Ground-breaking technologies such as lasers and transistors - the basis for today's computers and mobile phones – along with a long list of devices ranging from CDs to LED lighting and GPS: these applications and technologies are now mainstream.
Quantum made them all possible.
The first quantum revolution expanded our horizons to an amazing extent. Now, the second quantum revolution is almost upon us - based on our growing ability to manipulate and sense quantum effects in customised systems and materials.
This will mean totally new concepts for devices with a real practical impact.
Some need a relatively short time to move from lab to market and are already in the commercialisation stage. Others are more complex and require years of painstaking research and development to come to fruition.
Some we cannot even imagine yet. The range of potential applications is almost unlimited. So far, scientists have identified four main areas of use: measuring and sensing, communication, computing and simulation.
Quantum sensors: enhanced sensitivity devices that can be used for biomedical imaging, to measure spaces underground, to locate mineral deposits.
Ultra-precise clocks for use in smart energy grids or to timestamp financial transactions; handheld devices to assist maritime navigation.
Quantum communications: quantum physics allows for generating truly random numbers - the base for any encryption scheme. By using the properties of individual photons to exchange encryption codes, snooping is made impossible.
Here, markets include security for telecoms networks, online industries, commercial transactions, as well as user authentication to protect personal data.
Quantum computers will allow for unprecedented computing power. They are the logical 'next step' beyond anything that is now envisaged at the high-end of computing technology - including exascale high-performance computing.
They will have the capacity to simulate anything from a climate model to a full next-generation aircraft; or to design new pharmaceuticals, clean energy devices and polymer membranes for fuel cells.
While supercomputers can also conduct these types of simulation, their results are more limited, less precise and significantly slower.
Quantum computers will just have so much more capacity and power. They will process even more data, solve even more complex problems and make major progress possible in artificial intelligence.
Lastly, quantum simulators let scientists capture and play with a set of individual particles and study their behaviour precisely. This allows them to improve their understanding of matter and to design specific materials with tailor-made properties.
Getting ahead of the race
So what is Europe doing about quantum? In fact, quite a lot. We are certainly not standing idle. But we do need to get on with it - others are moving fast.
I would like Europe to be the home to a world-class quantum industry to make the fullest use of quantum technologies, accelerate their development and bring these commercial products to market.
These large-scale academic-industrial partnerships are inspired by several scientific disciplines with cross-sectoral expertise that spans many EU countries.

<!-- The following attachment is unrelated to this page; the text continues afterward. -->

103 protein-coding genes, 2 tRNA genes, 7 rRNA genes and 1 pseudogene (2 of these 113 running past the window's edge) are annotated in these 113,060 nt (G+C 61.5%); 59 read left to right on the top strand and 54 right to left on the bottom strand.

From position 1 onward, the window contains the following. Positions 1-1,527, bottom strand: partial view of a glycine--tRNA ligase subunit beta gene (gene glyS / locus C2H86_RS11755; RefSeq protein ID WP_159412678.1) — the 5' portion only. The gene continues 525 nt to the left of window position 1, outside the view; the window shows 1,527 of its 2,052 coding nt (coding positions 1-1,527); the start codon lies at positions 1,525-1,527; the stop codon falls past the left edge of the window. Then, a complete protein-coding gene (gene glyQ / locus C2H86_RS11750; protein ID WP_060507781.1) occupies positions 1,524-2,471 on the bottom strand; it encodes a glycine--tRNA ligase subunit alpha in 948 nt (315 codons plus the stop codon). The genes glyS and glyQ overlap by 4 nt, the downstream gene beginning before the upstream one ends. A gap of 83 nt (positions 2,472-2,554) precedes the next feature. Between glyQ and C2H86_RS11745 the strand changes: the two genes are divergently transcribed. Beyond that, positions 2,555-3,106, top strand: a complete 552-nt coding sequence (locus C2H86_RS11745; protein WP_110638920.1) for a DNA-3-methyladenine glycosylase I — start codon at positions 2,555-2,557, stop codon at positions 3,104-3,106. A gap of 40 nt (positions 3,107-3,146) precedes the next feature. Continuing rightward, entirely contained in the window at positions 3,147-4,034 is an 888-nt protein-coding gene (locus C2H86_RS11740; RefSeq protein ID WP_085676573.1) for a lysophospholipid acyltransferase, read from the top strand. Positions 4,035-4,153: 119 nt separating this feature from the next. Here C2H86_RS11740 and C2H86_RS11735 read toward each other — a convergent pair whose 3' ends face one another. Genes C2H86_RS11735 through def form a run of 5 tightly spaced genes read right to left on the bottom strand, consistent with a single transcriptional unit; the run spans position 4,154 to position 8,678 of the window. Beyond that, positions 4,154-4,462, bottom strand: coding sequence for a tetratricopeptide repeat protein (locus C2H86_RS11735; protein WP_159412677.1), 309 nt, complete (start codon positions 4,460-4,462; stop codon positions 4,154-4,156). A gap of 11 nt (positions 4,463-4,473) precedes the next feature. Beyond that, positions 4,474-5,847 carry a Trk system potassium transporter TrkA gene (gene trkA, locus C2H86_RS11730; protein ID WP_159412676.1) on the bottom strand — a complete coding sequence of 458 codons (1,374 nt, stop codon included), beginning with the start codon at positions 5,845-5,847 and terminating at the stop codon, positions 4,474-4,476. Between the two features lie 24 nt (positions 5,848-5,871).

Representatives of academic and research communities will join industry and policymakers at an event on 6 November to discuss progress of the existing Future and Emerging Technologies Flagships, and possible new Flagships.
This event will be especially important because in 2018 we will present our proposal for the EU's next research and innovation programme.
The quantum flagship, part of our strategy for digitising European industry, will be worth €1 billion in joint public-private investment over 10 years to turn Europe's already excellent quantum research results into industrial leadership.
We will launch its ramp-up phase in 2018, covering the last three years of the EU's research funding programme, Horizon 2020. Calls for project proposals are now open. The initiative will then continue throughout the next funding period.
Quantum technology is high up on many company and government agendas, where it is viewed as economically and politically strategic to get involved.
But while Europe has many world-class scientists in this field, there is so far little industrial take-up or commercial exploitation here. We need to raise our own involvement, backed by a solid political and financial commitment.
Since EU countries as well as the European Commission have been investing in quantum over the past two decades – more than €500 million - we are in a fairly good position for the future.
However, there is now something of a worldwide race for technology and talent in quantum, which is why I said that we need to get on with it. The alternative is to be dominated by companies in other countries; Asia and the United States, for example.
Despite several national initiatives on quantum, which are of course welcome, we have not yet had a coherent pan-European strategy.
That is now changing, with the report for the high-level expert group on quantum that will be handed over to the Commission at the November 6 conference.
These are the main aims of the quantum flagship: to develop a dynamic environment for quantum research and innovation where ideas can progress smoothly from lab to market; to attract world-class talent to Europe and keep it there; and to consolidate our lead in this exciting technology.
Another blog soon.